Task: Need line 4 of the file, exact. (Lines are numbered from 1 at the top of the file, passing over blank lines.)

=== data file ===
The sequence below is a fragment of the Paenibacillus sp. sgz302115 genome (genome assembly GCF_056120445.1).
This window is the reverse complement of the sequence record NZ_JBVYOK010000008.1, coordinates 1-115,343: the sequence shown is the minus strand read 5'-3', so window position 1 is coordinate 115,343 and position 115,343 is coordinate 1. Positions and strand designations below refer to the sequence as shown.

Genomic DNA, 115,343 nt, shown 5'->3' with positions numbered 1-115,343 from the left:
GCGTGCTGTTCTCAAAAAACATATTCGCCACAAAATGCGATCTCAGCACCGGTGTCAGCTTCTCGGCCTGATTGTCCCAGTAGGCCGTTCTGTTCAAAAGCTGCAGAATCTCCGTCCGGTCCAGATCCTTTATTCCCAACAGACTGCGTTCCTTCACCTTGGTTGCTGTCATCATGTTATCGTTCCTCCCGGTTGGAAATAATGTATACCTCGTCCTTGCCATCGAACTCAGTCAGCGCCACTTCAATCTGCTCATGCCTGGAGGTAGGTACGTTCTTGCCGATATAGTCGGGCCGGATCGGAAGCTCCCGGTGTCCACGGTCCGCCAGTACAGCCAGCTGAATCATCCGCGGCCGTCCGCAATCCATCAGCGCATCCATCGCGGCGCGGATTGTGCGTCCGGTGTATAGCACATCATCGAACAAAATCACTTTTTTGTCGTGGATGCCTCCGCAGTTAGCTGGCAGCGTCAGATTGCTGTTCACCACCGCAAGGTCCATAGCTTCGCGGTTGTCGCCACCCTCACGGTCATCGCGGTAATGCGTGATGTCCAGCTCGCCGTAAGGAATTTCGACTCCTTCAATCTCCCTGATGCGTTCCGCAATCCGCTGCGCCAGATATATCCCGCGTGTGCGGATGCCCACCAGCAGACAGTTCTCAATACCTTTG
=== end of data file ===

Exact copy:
GCGTGCTGTTCTCAAAAAACATATTCGCCACAAAATGCGATCTCAGCACCGGTGTCAGCTTCTCGGCCTGATTGTCCCAGTAGGCCGTTCTGTTCAAAAGCTGCAGAATCTCCGTCCGGTCCAGATCCTTTATTCCCAACAGACTGCGTTCCTTCACCTTGGTTGCTGTCATCATGTTATCGTTCCTCCCGGTTGGAAATAATGTATACCTCGTCCTTGCCATCGAACTCAGTCAGCGCCACTTCAATCTGCTCATGCCTGGAGGTAGGTACGTTCTTGCCGATATAGTCGGGCCGGATCGGAAGCTCCCGGTGTCCACGGTCCGCCAGTACAGCCAGCTGAATCATCCGCGGCCGTCCGCAATCCATCAGCGCATCCATCGCGGCGCGGATTGTGCGTCCGGTGTATAGCACATCATCGAACAAAATCACTTTTTTGTCGTGGATGCCTCCGCAGTTAGCTGGCAGCGTCAGATTGCTGTTCACCACCGCAAGGTCCATAGCTTCGCGGTTGTCGCCACCCTCACGGTCATCGCGGTAATGCGTGATGTCCAGCTCGCCGTAAGGAATTTCGACTCCTTCAATCTCCCTGATGCGTTCCGCAATCCGCTGCGCCAGATATATCCCGCGTGTGCGGATGCCCACCAGCAGACAGTTCTCAATACCTTTG